“He is not a person who likes to generate discord,” Borrero says by phone. “He is a traditional politician, who seeks to win without creating a lot of waves. He is not a creator of problems. He does not get into trouble. He’s a thinker, more politically savvy than he is known for.”

Puerto Rico: New State or Independence?

Among those who advocate for Puerto Rican independence, Serrano’s political positions were, for a long time in his career, lukewarm. Just as many recognize the lawmaker as a discreet worker who moves more behind the scenes, that is precisely where others lodged their greatest criticisms of him — that he did not openly use his political position to advocate for independence.

“Serrano has evolved in this area,” says Carlos Vargas-Ramos, director for public policy, external and media relations, and development at the Center for Puerto Rican Studies.

“In my opinion [Serrano] was an autonomist, but at some point, he understood that based on this argument of ‘equality’ that statehood was going to give a better option,” says Vargas-Ramos, who believes Serrano changed his position in the last 10 to 15 years and became a “statehooder” or “annexationist” — a supporter of Puerto Rico becoming another state of the union.

Political commentator Borrero feels Serrano has always been on the side of making the island a new state, that is, an annexationist. When asked directly about it, Serrano said on the phone, “I support Puerto Rico becoming a state or independence.”

“That’s the only way to stop this,” he says. While he says, “I personally support statehood,” he sees both as a way out of a colonial status that is unfair and inequitable, in which people living on the island are not given the same protection as those living on the mainland.

On this point, where some find fault, others — like Paul Lipson, co-founder of The Point in the Bronx who worked for Serrano as chief of staff from 2004 to 2011 — see one of his legacies.

“Equitable treatment overseas,” Lipson framed it on the phone, arguing that Serrano promoted bills and encouraged legislation to provide equitable benefits. Wherever it said “in the United States,” Serrano asked to include “and the territories,” Lipson says.

That ability to recognize civil rights was also highlighted by activist Sharpton, who in 1997 campaigned to be mayor of New York and had Serrano’s political backing. By that time, Serrano had been a representative for seven years in the chamber, where he had arrived in 1990 after Rep. Robert Garcia was jailed for extortion in the Wedtech scandal, leaving the seat vacant.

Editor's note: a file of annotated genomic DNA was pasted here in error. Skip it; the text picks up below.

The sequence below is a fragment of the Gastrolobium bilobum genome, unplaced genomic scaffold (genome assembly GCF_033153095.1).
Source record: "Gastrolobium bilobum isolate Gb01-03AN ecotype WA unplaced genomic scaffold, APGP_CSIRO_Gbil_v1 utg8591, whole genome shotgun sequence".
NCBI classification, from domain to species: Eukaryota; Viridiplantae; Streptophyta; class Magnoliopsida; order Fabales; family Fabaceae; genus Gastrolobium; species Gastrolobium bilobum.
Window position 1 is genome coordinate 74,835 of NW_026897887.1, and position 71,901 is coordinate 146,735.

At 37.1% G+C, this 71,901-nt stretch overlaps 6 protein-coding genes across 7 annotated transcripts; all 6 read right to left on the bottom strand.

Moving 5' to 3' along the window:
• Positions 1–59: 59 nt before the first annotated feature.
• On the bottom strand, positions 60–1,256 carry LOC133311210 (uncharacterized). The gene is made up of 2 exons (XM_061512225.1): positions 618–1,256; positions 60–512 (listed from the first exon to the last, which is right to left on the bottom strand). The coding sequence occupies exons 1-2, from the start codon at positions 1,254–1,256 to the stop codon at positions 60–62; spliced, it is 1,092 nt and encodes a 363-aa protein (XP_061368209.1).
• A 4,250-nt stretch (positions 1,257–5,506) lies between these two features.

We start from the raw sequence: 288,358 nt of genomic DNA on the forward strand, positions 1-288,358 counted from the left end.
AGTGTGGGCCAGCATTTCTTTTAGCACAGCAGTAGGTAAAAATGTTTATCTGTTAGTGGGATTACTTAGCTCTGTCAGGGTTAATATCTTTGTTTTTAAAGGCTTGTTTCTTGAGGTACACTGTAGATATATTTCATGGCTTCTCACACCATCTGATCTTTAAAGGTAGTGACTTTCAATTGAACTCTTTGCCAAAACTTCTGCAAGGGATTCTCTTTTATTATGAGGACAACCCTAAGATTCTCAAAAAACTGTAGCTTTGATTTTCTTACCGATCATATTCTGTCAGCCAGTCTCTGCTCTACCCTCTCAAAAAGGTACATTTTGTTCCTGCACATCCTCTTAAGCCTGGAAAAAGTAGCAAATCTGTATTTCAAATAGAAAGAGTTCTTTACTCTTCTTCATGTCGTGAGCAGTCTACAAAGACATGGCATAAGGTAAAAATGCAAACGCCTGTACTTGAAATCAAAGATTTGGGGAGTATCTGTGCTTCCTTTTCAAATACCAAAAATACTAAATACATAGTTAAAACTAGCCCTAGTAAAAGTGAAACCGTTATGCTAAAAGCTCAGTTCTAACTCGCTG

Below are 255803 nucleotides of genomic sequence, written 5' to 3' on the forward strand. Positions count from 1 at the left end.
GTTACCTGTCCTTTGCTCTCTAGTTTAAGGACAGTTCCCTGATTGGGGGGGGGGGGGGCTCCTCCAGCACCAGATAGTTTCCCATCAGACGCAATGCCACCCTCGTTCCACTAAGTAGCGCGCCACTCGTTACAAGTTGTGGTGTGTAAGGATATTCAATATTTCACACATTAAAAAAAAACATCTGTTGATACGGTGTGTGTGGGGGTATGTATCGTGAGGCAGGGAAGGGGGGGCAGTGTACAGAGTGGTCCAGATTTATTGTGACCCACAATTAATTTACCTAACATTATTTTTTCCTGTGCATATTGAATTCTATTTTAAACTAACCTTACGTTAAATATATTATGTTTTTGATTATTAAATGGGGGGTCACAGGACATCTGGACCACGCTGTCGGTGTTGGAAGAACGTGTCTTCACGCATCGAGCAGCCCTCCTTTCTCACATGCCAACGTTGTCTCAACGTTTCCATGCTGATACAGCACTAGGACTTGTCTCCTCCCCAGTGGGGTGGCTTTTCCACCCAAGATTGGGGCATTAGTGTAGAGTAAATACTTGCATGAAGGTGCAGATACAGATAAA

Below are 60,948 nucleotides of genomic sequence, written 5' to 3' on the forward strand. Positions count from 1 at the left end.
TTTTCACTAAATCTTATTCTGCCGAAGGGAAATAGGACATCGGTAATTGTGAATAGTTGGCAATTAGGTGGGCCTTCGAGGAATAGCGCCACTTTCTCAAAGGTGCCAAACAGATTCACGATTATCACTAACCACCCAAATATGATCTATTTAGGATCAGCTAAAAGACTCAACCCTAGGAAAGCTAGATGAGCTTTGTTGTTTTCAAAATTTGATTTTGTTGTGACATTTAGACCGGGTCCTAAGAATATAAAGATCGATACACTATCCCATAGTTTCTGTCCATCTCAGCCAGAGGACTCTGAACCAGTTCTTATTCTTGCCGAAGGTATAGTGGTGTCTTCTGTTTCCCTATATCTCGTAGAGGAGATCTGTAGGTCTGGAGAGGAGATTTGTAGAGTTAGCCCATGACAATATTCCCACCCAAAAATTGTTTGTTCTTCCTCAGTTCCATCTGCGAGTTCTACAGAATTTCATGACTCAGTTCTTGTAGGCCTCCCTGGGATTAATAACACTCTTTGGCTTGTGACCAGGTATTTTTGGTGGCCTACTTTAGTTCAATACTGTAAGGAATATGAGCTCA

Serrano ran for the free seat, got the support of David Dinkins and “most other prominent black new york politicians,” wrote the New Yorker on April 23, 1990. This ability to build coalitions with African American leaders, Serrano and Sharpton say, had begun in the 1970s, quietly and without scandal. By 1990, those relationships were bearing fruit in the South Bronx, where the majority of the population was Latino and African American.

Upon winning the campaign, four buses full of supporters went from New York to Washington to accompany Serrano and listen to his first speech as a representative, among them activist Jesse Jackson. “This is all yours,” Serrano told the crowd on the steps of the capitol that day.

Years later, the dispute over Puerto Rico’s future would be renewed. Between 1993 and 1994, Serrano served as dean of the Congressional Hispanic Caucus, and in his first year in the role, Puerto Rico voted in a plebiscite in favor of continuing the Commonwealth, bringing the vote for statehood very close (48 to 46 percent, respectively). The New York Times mentioned at the time that Serrano had not taken a position on the issue.

While pro-independence believers have criticized Serrano, they have also recognized and appreciated his contribution to bringing to light the FBI’s secret, decades-long campaign of surveillance and repression against Puerto Rico’s independence movement.

“This was an achievement in the defense of civil rights,” says Vargas-Ramos, who adds that these types of FBI investigations date back to the 1960s, and were done in both Puerto Rico and New York as part of the COINTELPRO program.

At the beginning of the 1990s, “I started asking the FBI when I could access that information,” Serrano says. “I asked all the FBI directors until they said, ‘I’m going to release them.’”